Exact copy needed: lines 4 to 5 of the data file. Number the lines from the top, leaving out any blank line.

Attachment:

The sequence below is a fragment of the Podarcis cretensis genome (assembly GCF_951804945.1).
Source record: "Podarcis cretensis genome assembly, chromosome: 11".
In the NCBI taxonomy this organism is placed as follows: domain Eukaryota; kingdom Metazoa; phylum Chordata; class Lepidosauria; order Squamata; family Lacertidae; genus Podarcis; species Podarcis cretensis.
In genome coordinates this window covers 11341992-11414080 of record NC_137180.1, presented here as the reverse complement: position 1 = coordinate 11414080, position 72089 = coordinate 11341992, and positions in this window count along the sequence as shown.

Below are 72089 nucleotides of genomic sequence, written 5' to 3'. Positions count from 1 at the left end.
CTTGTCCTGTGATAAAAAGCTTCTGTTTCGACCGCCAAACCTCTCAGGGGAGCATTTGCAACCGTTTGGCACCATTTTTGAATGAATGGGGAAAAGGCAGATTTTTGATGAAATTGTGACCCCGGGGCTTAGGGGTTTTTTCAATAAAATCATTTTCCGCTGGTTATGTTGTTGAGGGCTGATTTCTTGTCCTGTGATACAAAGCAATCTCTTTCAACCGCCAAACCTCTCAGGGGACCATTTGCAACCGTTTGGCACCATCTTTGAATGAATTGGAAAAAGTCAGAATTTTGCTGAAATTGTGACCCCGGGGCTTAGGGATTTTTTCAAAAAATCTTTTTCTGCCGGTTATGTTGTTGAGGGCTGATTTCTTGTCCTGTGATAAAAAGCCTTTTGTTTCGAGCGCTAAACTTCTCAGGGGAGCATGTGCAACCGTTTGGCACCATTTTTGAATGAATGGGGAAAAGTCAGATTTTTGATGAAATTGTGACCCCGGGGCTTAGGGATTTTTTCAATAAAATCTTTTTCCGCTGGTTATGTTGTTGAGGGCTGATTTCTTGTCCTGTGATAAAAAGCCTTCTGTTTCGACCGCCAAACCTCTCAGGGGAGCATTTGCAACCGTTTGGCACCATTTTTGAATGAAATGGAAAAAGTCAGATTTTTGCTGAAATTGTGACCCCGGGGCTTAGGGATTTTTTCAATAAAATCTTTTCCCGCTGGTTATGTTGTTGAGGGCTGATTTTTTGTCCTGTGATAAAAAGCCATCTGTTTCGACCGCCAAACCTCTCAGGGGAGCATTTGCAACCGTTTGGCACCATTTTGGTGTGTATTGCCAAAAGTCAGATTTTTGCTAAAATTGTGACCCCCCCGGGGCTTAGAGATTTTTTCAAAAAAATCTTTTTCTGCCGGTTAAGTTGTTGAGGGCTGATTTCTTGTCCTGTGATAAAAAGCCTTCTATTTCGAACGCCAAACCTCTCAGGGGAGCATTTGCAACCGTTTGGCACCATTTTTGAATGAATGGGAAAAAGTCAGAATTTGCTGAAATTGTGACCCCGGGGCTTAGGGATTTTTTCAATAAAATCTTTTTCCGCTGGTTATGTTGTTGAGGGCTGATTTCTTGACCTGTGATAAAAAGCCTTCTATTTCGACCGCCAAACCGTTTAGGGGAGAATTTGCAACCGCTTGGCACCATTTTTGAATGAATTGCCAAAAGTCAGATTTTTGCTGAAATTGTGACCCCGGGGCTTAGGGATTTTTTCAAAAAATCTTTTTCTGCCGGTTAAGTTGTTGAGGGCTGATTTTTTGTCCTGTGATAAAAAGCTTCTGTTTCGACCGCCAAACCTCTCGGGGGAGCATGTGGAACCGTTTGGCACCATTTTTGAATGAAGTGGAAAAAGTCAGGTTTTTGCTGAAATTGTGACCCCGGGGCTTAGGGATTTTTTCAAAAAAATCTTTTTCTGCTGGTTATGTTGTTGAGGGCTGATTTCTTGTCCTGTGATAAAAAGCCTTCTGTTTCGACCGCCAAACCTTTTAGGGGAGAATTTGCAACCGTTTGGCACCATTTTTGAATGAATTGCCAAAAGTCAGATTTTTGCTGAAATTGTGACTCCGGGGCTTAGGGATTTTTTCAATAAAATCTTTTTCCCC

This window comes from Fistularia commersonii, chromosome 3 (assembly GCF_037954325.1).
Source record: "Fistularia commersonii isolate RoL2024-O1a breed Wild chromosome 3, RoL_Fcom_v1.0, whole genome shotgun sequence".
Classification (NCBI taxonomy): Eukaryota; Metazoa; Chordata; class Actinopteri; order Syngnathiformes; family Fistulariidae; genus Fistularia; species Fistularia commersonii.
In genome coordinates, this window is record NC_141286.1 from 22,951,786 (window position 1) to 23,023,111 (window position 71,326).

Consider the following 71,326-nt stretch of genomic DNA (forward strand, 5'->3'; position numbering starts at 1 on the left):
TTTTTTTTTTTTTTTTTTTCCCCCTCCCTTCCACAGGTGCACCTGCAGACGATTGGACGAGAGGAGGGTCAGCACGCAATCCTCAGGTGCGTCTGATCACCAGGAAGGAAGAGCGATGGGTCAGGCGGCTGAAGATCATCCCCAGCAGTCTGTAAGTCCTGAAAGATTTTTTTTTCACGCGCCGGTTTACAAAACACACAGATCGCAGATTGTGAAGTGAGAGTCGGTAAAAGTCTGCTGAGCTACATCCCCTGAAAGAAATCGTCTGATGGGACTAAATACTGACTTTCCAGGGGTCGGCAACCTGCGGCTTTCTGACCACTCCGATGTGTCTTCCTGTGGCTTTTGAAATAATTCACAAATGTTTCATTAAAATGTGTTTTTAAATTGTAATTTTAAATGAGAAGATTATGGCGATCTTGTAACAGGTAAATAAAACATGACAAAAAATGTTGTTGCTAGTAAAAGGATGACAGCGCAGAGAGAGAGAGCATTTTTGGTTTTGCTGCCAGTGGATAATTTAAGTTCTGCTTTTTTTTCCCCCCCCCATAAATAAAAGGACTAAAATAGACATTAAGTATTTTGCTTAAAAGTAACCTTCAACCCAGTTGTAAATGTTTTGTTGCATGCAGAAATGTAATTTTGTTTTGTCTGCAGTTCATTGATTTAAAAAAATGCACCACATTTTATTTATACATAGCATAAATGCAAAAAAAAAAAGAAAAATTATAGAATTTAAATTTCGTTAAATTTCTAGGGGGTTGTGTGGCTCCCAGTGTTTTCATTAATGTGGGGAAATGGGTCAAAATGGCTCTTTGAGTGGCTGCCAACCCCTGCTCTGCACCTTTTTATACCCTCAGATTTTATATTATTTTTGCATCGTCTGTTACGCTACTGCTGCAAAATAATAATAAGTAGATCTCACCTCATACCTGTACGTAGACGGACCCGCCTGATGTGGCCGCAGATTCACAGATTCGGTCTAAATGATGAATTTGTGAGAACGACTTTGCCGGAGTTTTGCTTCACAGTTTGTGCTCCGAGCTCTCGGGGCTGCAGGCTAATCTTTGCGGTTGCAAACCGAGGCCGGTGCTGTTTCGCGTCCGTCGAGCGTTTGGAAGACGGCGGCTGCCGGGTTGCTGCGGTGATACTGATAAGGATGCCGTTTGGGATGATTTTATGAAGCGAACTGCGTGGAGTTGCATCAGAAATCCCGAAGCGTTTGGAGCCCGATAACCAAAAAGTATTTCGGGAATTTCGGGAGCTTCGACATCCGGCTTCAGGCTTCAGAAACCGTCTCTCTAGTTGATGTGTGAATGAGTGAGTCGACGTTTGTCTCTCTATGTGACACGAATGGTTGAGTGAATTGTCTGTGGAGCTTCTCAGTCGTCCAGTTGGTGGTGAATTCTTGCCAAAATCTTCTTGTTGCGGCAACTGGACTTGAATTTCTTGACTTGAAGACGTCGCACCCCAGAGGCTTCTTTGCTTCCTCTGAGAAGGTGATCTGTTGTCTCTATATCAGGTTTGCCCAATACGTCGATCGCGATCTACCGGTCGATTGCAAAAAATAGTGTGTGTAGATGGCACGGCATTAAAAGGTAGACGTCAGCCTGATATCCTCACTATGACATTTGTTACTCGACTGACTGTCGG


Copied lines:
In genome coordinates this window covers 11341992-11414080 of record NC_137180.1, presented here as the reverse complement: position 1 = coordinate 11414080, position 72089 = coordinate 11341992, and positions in this window count along the sequence as shown.

Below are 72089 nucleotides of genomic sequence, written 5' to 3'. Positions count from 1 at the left end.